Login Members

User ID
Password
 
        Forgot password
         New Member

17 December 2017 ::

 

 
article | Flexible Joints | Expansion joint - From Wikipedia |

  Expansion joint - From Wikipedia






Expansion joint on a bridge



An expansion joint or movement joint is an assembly designed to safely absorb the heat-induced expansion and contraction of various construction materials, to absorb vibration, to hold certain parts together, or to allow movement due to ground settlement or earthquakes. They are commonly found between sections of sidewalks, bridges, railway tracks, piping systems, ships, and other structures.


Throughout the year, building faces, concrete slabs, and pipelines will expand and contract due to the warming and cooling through seasonal variation, or due to other heat sources. Before expansion joint gaps were built into these structures, they would crack under the stress induced.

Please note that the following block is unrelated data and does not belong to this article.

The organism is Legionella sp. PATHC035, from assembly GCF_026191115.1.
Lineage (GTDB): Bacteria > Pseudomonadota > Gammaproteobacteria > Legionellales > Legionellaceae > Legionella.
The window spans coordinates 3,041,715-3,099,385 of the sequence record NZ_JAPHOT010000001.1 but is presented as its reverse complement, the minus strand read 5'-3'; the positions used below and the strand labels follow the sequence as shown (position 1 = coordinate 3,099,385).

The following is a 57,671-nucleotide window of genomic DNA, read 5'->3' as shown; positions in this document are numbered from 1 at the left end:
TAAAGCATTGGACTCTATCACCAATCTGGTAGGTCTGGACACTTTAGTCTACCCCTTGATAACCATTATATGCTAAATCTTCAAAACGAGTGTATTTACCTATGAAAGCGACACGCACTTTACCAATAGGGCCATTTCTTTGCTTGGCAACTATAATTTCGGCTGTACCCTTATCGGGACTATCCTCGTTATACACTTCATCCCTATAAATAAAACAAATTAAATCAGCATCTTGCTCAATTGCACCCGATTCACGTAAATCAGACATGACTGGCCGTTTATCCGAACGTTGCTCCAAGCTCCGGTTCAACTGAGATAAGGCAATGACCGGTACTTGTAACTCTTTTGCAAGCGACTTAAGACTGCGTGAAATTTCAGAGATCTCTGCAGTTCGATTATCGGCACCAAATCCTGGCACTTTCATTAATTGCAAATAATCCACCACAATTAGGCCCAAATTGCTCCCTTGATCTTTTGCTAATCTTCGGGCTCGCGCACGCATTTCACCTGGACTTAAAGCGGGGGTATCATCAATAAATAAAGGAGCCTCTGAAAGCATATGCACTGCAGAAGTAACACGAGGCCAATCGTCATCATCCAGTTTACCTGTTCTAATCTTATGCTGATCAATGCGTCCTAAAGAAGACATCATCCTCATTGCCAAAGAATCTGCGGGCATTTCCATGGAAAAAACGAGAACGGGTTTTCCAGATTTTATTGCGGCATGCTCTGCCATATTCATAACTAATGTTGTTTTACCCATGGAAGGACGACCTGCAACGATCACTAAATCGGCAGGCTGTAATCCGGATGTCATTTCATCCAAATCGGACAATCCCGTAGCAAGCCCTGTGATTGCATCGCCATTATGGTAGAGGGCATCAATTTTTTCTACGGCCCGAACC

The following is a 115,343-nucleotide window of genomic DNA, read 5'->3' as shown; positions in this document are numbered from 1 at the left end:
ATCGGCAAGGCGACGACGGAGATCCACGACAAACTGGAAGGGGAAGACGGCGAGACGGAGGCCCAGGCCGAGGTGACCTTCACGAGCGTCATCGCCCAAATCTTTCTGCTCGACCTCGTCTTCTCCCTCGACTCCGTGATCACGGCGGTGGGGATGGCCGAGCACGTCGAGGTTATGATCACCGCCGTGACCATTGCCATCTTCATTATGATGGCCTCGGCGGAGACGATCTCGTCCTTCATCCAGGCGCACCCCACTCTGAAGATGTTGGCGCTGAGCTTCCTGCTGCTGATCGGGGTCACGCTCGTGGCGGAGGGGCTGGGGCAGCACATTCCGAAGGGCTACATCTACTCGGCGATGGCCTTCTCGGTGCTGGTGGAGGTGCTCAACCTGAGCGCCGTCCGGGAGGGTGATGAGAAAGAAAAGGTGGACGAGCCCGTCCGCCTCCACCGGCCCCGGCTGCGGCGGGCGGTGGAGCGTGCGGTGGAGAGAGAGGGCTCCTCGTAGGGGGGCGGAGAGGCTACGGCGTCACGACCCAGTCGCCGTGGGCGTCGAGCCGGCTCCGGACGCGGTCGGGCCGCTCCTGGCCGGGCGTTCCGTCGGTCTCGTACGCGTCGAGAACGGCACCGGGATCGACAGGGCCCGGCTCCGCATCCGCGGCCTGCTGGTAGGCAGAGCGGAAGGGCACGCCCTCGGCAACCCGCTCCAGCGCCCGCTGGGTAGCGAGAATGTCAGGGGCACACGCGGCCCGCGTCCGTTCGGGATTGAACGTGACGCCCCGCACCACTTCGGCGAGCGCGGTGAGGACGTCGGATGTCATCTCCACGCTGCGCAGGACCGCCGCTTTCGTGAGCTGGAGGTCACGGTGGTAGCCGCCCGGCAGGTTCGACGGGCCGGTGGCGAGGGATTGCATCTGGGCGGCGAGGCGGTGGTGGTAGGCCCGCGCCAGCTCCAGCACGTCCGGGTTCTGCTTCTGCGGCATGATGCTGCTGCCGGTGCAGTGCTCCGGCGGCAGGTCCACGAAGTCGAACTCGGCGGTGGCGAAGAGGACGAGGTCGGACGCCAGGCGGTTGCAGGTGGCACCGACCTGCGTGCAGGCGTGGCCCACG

The expansion joint can be as simple as a caulked separation between two sections of the same materials. More recently, expansion joints have been included in the design of, or added to existing, brick exterior veneer walls for similar purposes. In concrete and concrete block ("CMU") construction, the term applied is control joint, but serves a similar purpose.










Contents


[hide]



 Road / bridge control (expansion) joints






Saw cut expansion joints in concrete.



Control joints (often confused with expansion joints) are cut into the concrete or asphalt, and are different from expansion joints as shown in the photo. The joints are cut into the structure at regular intervals allow cracking to occur in a controlled fashion. Road control joints can be sealed with hot tar, cold sealant (such as silicone), or compression sealant (such as rubber).


 

Pipe expansion joints






Single sphere rubber bellows expansion joint, with flanges.







Stainless steel pipe expansion joint, with control rods.